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Volume 20 , Issue 6
November/December 2005

Pages 930–937


Survival Estimates and Risk Factors for Failure with 6 3 5.7-mm Implants

Michael A. Gentile, DMD / Sung-Kiang Chuang, DMD, MD / Thomas B. Dodson, DMD, MPH


PMID: 16392351

Survival Estimates and Risk Factors for Failure with 6 3 5.7-mm Implants Michael A. Gentile, DMD1/Sung-Kiang Chuang, DMD, MD2/Thomas B. Dodson, DMD, MPH3 Purpose: Short dental implants facilitate prosthetic restoration in the setting of limited alveolar bone height. The study objectives were to (1) estimate the 1-year survival of Bicon 6 3 5.7-mm implants, (2) compare the 1-year survival of 6 3 5.7-mm implants with that of non–6 3 5.7-mm implants, and (3) identify risk factors associated with implant failure. Materials and Methods: A retrospective cohort study design was used. The sample was composed of patients who had received at least one 6 3 5.7-mm implant. Predictor variables were categorized as demographic, health status, anatomic, implant-specific, prosthetic, perioperative, and reconstructive. The outcome variable was implant failure, defined as explantation. Appropriate descriptive, bivariate, and multivariate survival statistics were computed. Results: The sample was composed of 35 patients in whom 172 implants had been placed (45 of which were 6 3 5.7-mm). The 1-year survival rates for 6 3 5.7-mm and non–6 3 5.7-mm implants were 92.2% and 95.2%, respectively (P = .76). After adjusting for covariates in a multivariate model, implant size was not associated with failure (P = .95). Discussion: The comparable survival estimates for 6 3 5.7-mm implants and non–6 3 5.7-mm implants in this study suggested that 6 3 5.7-mm implants can become osseointegrated and bear a functional load after placement. Conclusions: The survival of 6 3 5.7-mm implants was comparable to that of non–6 3 5.7-mm implants. Int J Oral Maxillofac Implants 2005;20:930–937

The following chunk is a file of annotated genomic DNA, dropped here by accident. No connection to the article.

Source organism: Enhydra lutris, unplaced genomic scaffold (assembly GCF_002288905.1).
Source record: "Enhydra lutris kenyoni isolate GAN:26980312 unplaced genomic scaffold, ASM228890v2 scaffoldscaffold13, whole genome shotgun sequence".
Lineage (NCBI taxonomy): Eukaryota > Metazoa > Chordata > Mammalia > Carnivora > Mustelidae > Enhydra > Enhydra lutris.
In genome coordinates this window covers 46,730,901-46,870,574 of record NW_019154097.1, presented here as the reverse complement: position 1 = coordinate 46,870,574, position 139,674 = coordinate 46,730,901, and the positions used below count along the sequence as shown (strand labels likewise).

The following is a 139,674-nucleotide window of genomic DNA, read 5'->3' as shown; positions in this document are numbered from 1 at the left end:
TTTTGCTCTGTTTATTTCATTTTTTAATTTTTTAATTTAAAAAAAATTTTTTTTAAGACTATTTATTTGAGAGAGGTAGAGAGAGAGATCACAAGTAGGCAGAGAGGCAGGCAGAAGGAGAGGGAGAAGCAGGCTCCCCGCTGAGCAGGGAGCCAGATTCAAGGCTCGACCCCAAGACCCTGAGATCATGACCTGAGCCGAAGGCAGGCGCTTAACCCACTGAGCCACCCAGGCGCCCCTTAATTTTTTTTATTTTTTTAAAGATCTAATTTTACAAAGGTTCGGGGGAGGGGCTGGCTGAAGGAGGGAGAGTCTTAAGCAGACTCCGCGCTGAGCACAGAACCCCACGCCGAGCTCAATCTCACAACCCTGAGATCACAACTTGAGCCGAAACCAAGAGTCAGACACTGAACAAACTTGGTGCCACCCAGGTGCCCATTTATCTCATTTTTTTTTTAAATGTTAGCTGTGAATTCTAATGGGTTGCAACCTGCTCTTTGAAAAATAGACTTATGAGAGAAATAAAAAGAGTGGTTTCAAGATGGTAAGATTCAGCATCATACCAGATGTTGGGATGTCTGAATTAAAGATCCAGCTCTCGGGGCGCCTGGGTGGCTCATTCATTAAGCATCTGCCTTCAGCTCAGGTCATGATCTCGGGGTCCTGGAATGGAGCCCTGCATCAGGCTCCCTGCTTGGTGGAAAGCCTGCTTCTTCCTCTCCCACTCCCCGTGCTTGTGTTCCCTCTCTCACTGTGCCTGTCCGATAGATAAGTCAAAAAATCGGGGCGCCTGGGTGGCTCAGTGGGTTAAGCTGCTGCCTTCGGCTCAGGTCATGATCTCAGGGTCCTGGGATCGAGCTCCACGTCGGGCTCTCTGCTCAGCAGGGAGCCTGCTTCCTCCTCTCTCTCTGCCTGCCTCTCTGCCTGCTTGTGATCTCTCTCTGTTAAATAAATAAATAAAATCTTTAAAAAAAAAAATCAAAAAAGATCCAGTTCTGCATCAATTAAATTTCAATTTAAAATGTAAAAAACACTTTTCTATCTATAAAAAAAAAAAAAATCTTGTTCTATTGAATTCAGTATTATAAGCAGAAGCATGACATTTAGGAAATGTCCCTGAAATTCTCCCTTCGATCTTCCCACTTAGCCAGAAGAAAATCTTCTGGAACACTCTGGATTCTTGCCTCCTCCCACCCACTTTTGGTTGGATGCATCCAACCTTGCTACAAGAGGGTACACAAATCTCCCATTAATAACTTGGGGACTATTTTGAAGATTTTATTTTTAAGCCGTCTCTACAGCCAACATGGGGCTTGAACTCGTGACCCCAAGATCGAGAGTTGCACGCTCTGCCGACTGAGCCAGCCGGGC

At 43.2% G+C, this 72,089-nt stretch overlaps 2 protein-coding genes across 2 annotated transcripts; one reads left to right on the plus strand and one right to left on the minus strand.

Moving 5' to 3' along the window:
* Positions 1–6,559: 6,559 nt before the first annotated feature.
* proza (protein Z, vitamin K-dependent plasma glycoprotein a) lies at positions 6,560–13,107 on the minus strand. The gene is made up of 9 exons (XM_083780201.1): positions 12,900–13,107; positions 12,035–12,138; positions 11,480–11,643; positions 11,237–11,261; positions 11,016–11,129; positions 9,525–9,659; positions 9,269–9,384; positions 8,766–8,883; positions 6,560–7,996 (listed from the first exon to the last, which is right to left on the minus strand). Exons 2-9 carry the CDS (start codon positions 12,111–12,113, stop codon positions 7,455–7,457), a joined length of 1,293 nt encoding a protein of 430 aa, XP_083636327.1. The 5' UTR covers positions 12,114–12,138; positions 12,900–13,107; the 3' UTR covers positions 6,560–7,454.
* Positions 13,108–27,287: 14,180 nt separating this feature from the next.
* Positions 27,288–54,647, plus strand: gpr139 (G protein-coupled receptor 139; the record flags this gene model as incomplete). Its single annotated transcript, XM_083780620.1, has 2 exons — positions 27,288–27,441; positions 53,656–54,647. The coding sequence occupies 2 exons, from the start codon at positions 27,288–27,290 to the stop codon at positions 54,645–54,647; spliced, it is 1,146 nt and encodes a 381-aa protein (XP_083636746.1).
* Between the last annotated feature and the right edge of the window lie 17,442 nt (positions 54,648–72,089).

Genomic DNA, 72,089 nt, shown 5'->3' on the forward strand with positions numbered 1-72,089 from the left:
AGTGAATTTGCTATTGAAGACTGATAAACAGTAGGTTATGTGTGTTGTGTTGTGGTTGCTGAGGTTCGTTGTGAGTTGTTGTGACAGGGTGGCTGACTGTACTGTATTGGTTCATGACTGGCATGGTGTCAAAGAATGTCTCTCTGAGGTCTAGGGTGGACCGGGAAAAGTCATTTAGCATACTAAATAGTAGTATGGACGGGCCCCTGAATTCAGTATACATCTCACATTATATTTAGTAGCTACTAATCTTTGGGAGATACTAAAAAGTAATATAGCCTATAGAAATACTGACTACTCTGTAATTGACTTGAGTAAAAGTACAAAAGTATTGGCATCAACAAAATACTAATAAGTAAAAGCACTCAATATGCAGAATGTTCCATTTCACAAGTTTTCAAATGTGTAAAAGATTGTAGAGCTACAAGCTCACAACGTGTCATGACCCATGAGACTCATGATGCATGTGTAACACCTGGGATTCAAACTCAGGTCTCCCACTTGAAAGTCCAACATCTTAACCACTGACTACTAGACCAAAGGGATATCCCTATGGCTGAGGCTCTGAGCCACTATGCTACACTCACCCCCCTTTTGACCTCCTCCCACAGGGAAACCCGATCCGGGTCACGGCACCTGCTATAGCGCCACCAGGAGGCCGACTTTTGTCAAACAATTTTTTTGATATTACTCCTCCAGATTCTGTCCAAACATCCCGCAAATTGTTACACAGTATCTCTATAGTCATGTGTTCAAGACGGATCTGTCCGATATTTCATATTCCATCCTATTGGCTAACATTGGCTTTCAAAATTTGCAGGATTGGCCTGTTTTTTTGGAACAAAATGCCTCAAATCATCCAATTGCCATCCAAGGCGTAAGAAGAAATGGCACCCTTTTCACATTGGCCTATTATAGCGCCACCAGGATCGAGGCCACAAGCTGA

Key words: dental implants, implant survival, oral surgery, risk factors, short implants


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